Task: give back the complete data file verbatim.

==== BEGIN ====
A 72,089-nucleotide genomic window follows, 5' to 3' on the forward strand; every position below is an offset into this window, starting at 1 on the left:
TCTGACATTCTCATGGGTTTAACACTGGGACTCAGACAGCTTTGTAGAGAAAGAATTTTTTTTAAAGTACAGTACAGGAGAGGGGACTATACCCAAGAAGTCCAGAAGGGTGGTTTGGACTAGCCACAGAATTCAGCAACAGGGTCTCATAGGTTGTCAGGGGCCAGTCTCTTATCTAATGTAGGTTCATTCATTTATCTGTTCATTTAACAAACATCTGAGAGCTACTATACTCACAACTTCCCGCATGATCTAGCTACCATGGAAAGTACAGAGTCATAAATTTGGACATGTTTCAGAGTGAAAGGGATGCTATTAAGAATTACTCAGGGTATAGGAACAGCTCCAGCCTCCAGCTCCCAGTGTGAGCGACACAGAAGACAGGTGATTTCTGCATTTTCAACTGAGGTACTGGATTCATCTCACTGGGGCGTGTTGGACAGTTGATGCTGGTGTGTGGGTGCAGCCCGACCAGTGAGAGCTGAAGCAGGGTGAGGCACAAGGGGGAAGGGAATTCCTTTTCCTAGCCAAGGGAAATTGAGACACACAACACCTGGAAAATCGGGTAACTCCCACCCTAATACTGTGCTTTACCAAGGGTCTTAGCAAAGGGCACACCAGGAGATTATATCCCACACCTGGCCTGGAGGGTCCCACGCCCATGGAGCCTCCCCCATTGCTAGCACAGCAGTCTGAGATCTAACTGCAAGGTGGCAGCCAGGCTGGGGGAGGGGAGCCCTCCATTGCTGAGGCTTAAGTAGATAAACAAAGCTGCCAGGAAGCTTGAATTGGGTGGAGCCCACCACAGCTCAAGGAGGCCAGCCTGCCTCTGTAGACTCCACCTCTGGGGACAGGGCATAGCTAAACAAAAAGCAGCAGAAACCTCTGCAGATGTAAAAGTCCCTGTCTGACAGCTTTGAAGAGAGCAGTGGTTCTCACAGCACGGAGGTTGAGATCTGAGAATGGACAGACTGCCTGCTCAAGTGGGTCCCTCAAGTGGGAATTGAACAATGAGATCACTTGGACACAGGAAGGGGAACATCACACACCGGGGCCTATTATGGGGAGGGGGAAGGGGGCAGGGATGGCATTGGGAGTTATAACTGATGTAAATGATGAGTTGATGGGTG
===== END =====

A 72,089-nucleotide genomic window follows, 5' to 3' on the forward strand; every position below is an offset into this window, starting at 1 on the left:
TCTGACATTCTCATGGGTTTAACACTGGGACTCAGACAGCTTTGTAGAGAAAGAATTTTTTTTAAAGTACAGTACAGGAGAGGGGACTATACCCAAGAAGTCCAGAAGGGTGGTTTGGACTAGCCACAGAATTCAGCAACAGGGTCTCATAGGTTGTCAGGGGCCAGTCTCTTATCTAATGTAGGTTCATTCATTTATCTGTTCATTTAACAAACATCTGAGAGCTACTATACTCACAACTTCCCGCATGATCTAGCTACCATGGAAAGTACAGAGTCATAAATTTGGACATGTTTCAGAGTGAAAGGGATGCTATTAAGAATTACTCAGGGTATAGGAACAGCTCCAGCCTCCAGCTCCCAGTGTGAGCGACACAGAAGACAGGTGATTTCTGCATTTTCAACTGAGGTACTGGATTCATCTCACTGGGGCGTGTTGGACAGTTGATGCTGGTGTGTGGGTGCAGCCCGACCAGTGAGAGCTGAAGCAGGGTGAGGCACAAGGGGGAAGGGAATTCCTTTTCCTAGCCAAGGGAAATTGAGACACACAACACCTGGAAAATCGGGTAACTCCCACCCTAATACTGTGCTTTACCAAGGGTCTTAGCAAAGGGCACACCAGGAGATTATATCCCACACCTGGCCTGGAGGGTCCCACGCCCATGGAGCCTCCCCCATTGCTAGCACAGCAGTCTGAGATCTAACTGCAAGGTGGCAGCCAGGCTGGGGGAGGGGAGCCCTCCATTGCTGAGGCTTAAGTAGATAAACAAAGCTGCCAGGAAGCTTGAATTGGGTGGAGCCCACCACAGCTCAAGGAGGCCAGCCTGCCTCTGTAGACTCCACCTCTGGGGACAGGGCATAGCTAAACAAAAAGCAGCAGAAACCTCTGCAGATGTAAAAGTCCCTGTCTGACAGCTTTGAAGAGAGCAGTGGTTCTCACAGCACGGAGGTTGAGATCTGAGAATGGACAGACTGCCTGCTCAAGTGGGTCCCTCAAGTGGGAATTGAACAATGAGATCACTTGGACACAGGAAGGGGAACATCACACACCGGGGCCTATTATGGGGAGGGGGAAGGGGGCAGGGATGGCATTGGGAGTTATAACTGATGTAAATGATGAGTTGATGGGTG